A Precariously Housed Mom

Posted: May 10, 2008 in Bureauacracy, Family, Government, Homelessness, Money, Politics

Earlier this week, I met a young woman who had her two and a half month infant daughter with her.

In her late twenties, this young mother mentioned that she and her daughters’ father were living with his parents. He had lost his job just shortly after she had become pregnant and they had taken them in.

Fortunately this young man has been able to re-acquire employment. It doesn’t pay as much as his previous job – which more and more lately seems to be the trend. Folks who find themselves unemployed will often times discover that the only new job they can find doesn’t pay anywhere near what their previous position did.  

The house they all share is small two bedroom residence. Just the right size for an older retired couple who may have a house guest for a day or two at a time, but not much more than that. Now, however, with the three of them also living there, things are a bit cramped for everyone.

The tight living quarters are beginning to take its toll on the young couple. There is some straining in the relationship between the parents and the young woman. This is creating some friction between the young man and his parents as well. He is trying to remain respectful to his parents. He is also trying to be supportive of his child’s mother. It’s a balancing act that he doesn’t seem to be handling all too well.

They have applied for subsidized low income housing – or as it’s commonly referred to: Section 8 Housing. Their names however have gone on a waiting list with the many other folks who have applied. I’m not exactly sure, but I believe it’s a first come, first served type of deal. So once you’ve applied, you have to wait while your name makes its way through the queue.

According to what this young woman told me, although nothing has actually been said outright, she is under the impression that the parents are putting pressure on their son to find a place for himself, the young woman and their child as a quickly as possible.

I don’t know whether her assessment of the situation is accurate or not. It could be. It could also be that with the increasing friction between everyone escalating, that she is reading more into it than is really there. The one thing which is real is her fear that she, her child’s father and the child will soon find themselves homeless.

This young family is just one of who knows how many young families who are "couch homeless."

According to the National Coalition for the Homeless web site’s, New report on "couch-homeless," precariously housed people, the nationwide overall estimates of those who are couch homeless, is around 1.65 percent of the American population – which would translate to a little over 4 million people who are precariously housed.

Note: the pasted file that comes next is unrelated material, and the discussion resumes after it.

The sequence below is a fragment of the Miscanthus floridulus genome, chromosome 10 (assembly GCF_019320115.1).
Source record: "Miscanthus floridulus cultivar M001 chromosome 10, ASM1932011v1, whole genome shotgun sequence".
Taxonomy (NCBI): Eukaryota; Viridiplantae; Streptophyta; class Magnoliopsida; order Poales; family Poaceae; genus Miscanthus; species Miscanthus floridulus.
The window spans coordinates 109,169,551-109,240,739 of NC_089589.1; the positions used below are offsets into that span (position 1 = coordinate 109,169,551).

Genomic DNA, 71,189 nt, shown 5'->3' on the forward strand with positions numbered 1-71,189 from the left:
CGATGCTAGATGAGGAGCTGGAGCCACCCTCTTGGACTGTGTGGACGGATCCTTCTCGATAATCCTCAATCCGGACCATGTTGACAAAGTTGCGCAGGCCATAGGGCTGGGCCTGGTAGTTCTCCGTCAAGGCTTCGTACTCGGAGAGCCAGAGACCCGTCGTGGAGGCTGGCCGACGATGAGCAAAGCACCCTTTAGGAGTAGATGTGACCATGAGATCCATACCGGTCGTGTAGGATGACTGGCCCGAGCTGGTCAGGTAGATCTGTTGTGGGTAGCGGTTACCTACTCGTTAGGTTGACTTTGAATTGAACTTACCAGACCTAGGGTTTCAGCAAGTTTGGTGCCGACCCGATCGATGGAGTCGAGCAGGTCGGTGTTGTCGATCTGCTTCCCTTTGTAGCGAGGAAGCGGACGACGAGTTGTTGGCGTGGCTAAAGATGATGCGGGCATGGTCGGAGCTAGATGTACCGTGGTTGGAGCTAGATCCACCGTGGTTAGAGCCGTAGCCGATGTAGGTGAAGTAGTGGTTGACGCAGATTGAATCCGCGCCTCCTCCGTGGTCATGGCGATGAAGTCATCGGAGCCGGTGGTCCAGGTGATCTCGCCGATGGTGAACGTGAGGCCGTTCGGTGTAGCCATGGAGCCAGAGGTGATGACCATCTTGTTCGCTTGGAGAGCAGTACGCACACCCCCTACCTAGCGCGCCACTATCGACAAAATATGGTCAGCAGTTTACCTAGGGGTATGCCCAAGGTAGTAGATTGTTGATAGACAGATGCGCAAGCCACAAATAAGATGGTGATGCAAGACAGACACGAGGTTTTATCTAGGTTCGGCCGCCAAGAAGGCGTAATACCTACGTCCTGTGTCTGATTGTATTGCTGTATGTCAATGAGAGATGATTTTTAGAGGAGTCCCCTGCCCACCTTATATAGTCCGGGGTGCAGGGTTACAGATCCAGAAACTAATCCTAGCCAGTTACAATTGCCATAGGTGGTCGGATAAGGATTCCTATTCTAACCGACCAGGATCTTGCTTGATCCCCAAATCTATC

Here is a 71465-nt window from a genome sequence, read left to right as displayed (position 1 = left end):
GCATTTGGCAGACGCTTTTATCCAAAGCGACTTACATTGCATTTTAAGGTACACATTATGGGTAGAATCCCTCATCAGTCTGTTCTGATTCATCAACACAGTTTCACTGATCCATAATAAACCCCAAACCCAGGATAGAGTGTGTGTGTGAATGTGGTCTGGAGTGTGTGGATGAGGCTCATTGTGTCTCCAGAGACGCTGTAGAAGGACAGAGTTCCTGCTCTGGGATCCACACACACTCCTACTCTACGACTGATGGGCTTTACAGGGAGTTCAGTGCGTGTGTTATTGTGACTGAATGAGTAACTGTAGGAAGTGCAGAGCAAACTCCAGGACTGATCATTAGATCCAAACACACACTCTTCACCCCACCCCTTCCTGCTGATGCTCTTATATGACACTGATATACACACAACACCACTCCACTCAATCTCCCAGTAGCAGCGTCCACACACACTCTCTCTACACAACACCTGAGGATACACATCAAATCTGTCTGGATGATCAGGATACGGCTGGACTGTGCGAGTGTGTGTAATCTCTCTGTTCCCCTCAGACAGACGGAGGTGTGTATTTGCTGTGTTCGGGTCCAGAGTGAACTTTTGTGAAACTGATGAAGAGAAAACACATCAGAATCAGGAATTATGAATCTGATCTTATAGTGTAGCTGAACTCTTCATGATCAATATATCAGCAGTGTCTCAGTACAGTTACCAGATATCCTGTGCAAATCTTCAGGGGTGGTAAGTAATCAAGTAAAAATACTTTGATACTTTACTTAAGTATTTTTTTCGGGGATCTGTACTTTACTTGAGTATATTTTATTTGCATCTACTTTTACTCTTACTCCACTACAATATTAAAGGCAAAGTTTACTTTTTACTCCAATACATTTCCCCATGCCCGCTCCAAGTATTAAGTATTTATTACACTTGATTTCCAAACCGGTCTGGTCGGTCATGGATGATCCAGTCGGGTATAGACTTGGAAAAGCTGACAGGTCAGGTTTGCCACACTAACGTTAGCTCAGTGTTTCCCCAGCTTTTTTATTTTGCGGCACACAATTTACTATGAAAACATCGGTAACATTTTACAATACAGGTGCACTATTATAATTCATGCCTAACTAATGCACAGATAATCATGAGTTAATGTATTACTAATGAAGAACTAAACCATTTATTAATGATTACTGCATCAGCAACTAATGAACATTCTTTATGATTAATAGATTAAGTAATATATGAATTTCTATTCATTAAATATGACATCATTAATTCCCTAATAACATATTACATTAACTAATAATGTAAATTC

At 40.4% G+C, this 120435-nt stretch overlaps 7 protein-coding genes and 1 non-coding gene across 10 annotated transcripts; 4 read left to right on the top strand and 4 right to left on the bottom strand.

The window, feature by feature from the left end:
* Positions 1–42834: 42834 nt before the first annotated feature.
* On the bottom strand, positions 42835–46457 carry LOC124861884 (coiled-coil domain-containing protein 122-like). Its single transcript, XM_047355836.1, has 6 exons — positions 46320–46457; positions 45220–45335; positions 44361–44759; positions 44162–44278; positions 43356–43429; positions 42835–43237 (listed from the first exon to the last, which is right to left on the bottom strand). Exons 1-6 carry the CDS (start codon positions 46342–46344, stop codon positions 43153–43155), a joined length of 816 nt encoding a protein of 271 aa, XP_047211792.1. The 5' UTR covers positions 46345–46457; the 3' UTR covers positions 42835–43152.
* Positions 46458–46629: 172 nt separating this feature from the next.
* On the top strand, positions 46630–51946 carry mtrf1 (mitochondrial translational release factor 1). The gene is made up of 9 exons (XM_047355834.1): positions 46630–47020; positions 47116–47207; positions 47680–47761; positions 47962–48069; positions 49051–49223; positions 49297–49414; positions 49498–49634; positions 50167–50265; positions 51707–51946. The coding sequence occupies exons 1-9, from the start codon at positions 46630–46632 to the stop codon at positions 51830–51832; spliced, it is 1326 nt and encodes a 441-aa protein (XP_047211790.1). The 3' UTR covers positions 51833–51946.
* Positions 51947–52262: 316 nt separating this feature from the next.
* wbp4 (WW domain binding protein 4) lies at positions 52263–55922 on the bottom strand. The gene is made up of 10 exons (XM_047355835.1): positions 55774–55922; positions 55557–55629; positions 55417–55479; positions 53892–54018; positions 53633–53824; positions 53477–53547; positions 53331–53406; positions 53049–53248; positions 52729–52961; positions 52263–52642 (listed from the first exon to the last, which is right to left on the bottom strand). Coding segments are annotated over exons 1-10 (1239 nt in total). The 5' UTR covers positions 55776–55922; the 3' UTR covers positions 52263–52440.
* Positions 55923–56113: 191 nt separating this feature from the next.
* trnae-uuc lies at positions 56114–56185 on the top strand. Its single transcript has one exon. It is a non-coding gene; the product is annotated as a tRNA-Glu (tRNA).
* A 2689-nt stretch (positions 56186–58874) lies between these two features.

With more and more people who have become unemployed because of job closures; the record numbers of foreclosures; the shrinking affordable housing market; and numerous other economic factors, I’m willing to venture a guess that there are going to be more and more people who will find themselves becoming precariously housed. For some of them, becoming couch homeless will be a prelude to becoming "street homeless."

Despite this however, Federal funding for homeless support services have been drastically cut back. Yet, Congress seems to have no lack of taxpayer dollars when it comes to "pork barrel" spending.

I fail to see how our nation’s legislators can justify spending taxpayer dollars on nonsense while so many of our nation’s families are existing on the very brink of becoming homeless.

It’s funny how Congress can’t seem to find a method of providing adequate funding to implement programs which could help the homeless become self-sustaining – and in the process put them back on the tax rolls. But, they don’t seem to have a problem with continuing to find the money to pay for all of the perks and trappings of their elected positions.

It seems to me that if more families spent their money as foolishly as Congress spends taxpayer dollars, there would be even more families on the streets than there are already.

Tomorrow is Mother’s Day.

I wonder how many mothers who will have a roof over their heads this Mother’s Day will find themselves homeless next Mother’s Day? Although she is precariously housed this Mother’s Day I hope the young mother I met earlier this week won’t be one of those who will be on the street next year.

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